The New York Times claims to have traced the origins of a Twitter security breach to “a teasing message between two hackers late Tuesday on the online messaging platform Discord.” [The Times’ article was also republished here by the Bangkok Post.]“yoo bro,” wrote a user named “Kirk,” according to a screenshot of the conversation shared with The New York Times. “i work at twitter / don’t show this to anyone / seriously.” He then demonstrated that he could take control of valuable Twitter accounts — the sort of thing that would require insider access to the company’s computer network. The hacker who received the message, using the screen name “lol,” decided over the next 24 hours that Kirk did not actually work for Twitter because he was too willing to damage the company. But Kirk did have access to Twitter’s most sensitive tools, which allowed him to take control of almost any Twitter account…
[F]our people who participated in the scheme spoke with The Times and shared numerous logs and screen shots of the conversations they had on Tuesday and Wednesday, demonstrating their involvement both before and after the hack became public. The interviews indicate that the attack was not the work of a single country like Russia or a sophisticated group of hackers. Instead, it was done by a group of young people — one of whom says he lives at home with his mother — who got to know one another because of their obsession with owning early or unusual screen names, particularly one letter or number, like @y or @6… “lol” did not confirm his real-world identity, but said he lived on the West Coast and was in his 20s. “ever so anxious” said he was 19 and lived in the south of England…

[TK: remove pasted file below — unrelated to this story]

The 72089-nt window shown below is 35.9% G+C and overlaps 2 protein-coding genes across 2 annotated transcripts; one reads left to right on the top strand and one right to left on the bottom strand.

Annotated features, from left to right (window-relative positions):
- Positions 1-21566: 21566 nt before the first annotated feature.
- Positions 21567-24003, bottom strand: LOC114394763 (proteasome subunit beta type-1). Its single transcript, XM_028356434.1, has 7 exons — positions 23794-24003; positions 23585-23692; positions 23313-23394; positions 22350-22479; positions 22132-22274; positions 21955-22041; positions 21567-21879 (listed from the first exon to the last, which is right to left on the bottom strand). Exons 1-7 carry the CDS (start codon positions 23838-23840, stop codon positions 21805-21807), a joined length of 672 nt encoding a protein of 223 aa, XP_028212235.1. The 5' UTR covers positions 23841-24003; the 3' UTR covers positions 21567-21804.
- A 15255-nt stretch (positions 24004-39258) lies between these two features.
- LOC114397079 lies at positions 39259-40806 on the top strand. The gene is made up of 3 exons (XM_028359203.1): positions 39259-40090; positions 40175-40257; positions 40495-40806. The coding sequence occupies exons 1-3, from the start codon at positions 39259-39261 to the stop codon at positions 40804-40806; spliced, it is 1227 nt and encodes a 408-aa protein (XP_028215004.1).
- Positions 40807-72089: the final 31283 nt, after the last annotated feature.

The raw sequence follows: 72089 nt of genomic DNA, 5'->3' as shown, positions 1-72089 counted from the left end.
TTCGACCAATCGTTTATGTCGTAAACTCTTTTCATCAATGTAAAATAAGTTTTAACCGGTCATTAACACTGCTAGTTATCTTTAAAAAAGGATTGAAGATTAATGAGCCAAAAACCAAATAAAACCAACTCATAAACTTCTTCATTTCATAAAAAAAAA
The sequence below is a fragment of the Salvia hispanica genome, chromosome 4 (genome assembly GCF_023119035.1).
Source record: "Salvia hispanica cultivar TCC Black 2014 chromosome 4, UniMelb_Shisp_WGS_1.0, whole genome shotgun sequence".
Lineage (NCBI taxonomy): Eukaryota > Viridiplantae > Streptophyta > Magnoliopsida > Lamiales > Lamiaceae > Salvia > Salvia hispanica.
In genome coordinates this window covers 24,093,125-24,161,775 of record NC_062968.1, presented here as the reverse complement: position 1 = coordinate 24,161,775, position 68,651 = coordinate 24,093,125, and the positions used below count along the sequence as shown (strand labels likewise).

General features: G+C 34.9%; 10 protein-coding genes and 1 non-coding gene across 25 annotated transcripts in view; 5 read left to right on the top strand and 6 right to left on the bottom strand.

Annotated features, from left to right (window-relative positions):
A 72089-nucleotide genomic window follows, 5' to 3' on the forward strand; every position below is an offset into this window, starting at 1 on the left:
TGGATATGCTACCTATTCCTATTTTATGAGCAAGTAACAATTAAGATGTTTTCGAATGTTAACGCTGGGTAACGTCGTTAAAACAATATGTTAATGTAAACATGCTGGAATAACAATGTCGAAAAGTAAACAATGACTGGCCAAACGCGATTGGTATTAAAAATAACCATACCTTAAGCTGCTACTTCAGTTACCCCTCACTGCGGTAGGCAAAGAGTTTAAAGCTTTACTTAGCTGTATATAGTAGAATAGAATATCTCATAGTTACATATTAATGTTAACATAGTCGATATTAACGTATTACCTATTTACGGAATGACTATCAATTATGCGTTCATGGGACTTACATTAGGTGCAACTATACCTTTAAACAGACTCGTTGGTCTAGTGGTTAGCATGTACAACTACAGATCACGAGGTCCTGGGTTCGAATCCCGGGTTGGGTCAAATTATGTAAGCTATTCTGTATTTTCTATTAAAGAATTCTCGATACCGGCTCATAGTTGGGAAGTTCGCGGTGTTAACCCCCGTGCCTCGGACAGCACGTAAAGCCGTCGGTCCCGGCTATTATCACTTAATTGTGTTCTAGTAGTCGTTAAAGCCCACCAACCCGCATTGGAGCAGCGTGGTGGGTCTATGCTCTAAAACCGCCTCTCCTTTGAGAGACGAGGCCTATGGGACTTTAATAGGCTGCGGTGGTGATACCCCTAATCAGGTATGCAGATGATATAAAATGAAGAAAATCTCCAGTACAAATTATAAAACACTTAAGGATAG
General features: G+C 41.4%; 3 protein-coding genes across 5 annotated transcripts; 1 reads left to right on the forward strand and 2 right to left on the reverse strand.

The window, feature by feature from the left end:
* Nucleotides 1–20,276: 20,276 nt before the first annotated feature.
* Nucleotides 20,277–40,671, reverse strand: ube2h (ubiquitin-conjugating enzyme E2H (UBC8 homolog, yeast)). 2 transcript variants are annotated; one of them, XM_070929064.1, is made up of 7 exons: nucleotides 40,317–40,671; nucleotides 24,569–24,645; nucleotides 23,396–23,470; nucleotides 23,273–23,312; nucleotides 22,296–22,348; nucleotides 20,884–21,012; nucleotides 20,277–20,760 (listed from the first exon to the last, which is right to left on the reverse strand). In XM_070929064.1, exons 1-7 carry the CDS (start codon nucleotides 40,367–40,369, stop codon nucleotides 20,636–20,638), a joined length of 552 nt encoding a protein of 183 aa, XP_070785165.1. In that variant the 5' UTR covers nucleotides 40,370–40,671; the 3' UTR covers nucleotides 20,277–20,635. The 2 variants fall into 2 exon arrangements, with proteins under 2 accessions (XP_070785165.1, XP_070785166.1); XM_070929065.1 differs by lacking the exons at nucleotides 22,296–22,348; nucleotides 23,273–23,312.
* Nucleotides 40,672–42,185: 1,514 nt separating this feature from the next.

The group began by selling access to highly-coveted Twitter handles for bitcoin, according to the Times, including the accounts @dark, @w, @l, @50 and @vague.
Brian Krebs had suggested tweets of Twitter’s internal tools came from “notorious SIM swapper” PlugWalkJoe — but the Times spoke to the 21-year-old (real name: Joseph O’Connor) who says his only involvement was taking possession of the breached Twitter account @6. “I don’t care. They can come arrest me. I would laugh at them. I haven’t done anything.”
Mr. O’Connor said other hackers had informed him that Kirk got access to the Twitter credentials when he found a way into Twitter’s internal Slack messaging channel and saw them posted there, along with a service that gave him access to the company’s servers. People investigating the case said that was consistent with what they had learned so far.
Meanwhile, Twitter has said, “The attackers successfully manipulated a small number of employees and used their credentials to access Twitter’s internal systems, including getting through our two-factor protections. As of now, we know that they accessed tools only available to our internal support teams.”
But Mashable brings more bad news: In an update posted on Friday night, Twitter ran down what its internal investigation has discovered so far. One piece of previously unknown information: the hacker(s) downloaded the personal account data for up to eight of the accounts which they had access to.
I should make this clear up front: that data includes direct messages…
As rumors spread around the platform as to which eight accounts could have been targeted, Twitter released an additional clarification… “[T]o address some of the speculation: none of the eight were Verified accounts…” Twitter also says 130 Twitter accounts were targeted… The company said that hackers gained access to 45 of them via a password reset and, for a second time, reiterated that the passwords used on the accounts were not accessed.
An article shared by Slashdot reader kimmmos notes that one account that went untouched was that of U.S. president Donald Trump. The Verge reports “it could be because Twitter has implemented extra protections for his account.” But responding to the other account breaches, “A Twitter spokesperson confirmed the company has been in touch with the FBI,” reports CNN. “We’re acutely aware of our responsibilities to the people who use our service and to society more generally,” Twitter added in a blog post.
“We’re embarrassed, we’re disappointed, and more than anything, we’re sorry.”